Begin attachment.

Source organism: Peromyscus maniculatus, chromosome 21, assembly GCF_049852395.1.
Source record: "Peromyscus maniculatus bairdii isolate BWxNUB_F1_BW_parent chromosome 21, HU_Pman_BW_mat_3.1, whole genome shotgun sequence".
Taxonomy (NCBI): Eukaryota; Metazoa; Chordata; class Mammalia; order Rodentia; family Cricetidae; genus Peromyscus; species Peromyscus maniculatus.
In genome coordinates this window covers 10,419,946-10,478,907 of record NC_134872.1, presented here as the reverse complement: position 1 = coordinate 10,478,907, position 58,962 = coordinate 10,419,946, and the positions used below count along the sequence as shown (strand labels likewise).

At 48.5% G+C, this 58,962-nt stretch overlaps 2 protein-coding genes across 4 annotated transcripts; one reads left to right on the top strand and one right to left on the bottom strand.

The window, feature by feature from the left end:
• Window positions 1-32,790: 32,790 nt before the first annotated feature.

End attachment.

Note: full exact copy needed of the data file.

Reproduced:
Source organism: Peromyscus maniculatus, chromosome 21, assembly GCF_049852395.1.
Source record: "Peromyscus maniculatus bairdii isolate BWxNUB_F1_BW_parent chromosome 21, HU_Pman_BW_mat_3.1, whole genome shotgun sequence".
Taxonomy (NCBI): Eukaryota; Metazoa; Chordata; class Mammalia; order Rodentia; family Cricetidae; genus Peromyscus; species Peromyscus maniculatus.
In genome coordinates this window covers 10,419,946-10,478,907 of record NC_134872.1, presented here as the reverse complement: position 1 = coordinate 10,478,907, position 58,962 = coordinate 10,419,946, and the positions used below count along the sequence as shown (strand labels likewise).

At 48.5% G+C, this 58,962-nt stretch overlaps 2 protein-coding genes across 4 annotated transcripts; one reads left to right on the top strand and one right to left on the bottom strand.

The window, feature by feature from the left end:
• Window positions 1-32,790: 32,790 nt before the first annotated feature.